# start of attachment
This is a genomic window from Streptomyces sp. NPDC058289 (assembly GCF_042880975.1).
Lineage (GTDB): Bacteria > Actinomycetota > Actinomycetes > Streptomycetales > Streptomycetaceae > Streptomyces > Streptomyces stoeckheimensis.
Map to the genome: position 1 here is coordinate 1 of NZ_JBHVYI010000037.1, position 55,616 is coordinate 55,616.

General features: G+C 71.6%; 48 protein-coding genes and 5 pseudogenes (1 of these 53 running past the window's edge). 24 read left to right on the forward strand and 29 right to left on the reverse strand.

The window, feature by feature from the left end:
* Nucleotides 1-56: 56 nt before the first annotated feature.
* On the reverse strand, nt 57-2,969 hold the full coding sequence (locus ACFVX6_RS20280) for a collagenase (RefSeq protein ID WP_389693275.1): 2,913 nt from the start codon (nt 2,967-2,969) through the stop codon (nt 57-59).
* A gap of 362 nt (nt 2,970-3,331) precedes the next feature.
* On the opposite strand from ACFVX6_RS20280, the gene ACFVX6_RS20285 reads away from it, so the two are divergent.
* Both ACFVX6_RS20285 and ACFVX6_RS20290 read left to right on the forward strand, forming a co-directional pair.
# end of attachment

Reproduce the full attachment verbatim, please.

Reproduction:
This is a genomic window from Streptomyces sp. NPDC058289 (assembly GCF_042880975.1).
Lineage (GTDB): Bacteria > Actinomycetota > Actinomycetes > Streptomycetales > Streptomycetaceae > Streptomyces > Streptomyces stoeckheimensis.
Map to the genome: position 1 here is coordinate 1 of NZ_JBHVYI010000037.1, position 55,616 is coordinate 55,616.

General features: G+C 71.6%; 48 protein-coding genes and 5 pseudogenes (1 of these 53 running past the window's edge). 24 read left to right on the forward strand and 29 right to left on the reverse strand.

The window, feature by feature from the left end:
* Nucleotides 1-56: 56 nt before the first annotated feature.
* On the reverse strand, nt 57-2,969 hold the full coding sequence (locus ACFVX6_RS20280) for a collagenase (RefSeq protein ID WP_389693275.1): 2,913 nt from the start codon (nt 2,967-2,969) through the stop codon (nt 57-59).
* A gap of 362 nt (nt 2,970-3,331) precedes the next feature.
* On the opposite strand from ACFVX6_RS20280, the gene ACFVX6_RS20285 reads away from it, so the two are divergent.
* Both ACFVX6_RS20285 and ACFVX6_RS20290 read left to right on the forward strand, forming a co-directional pair.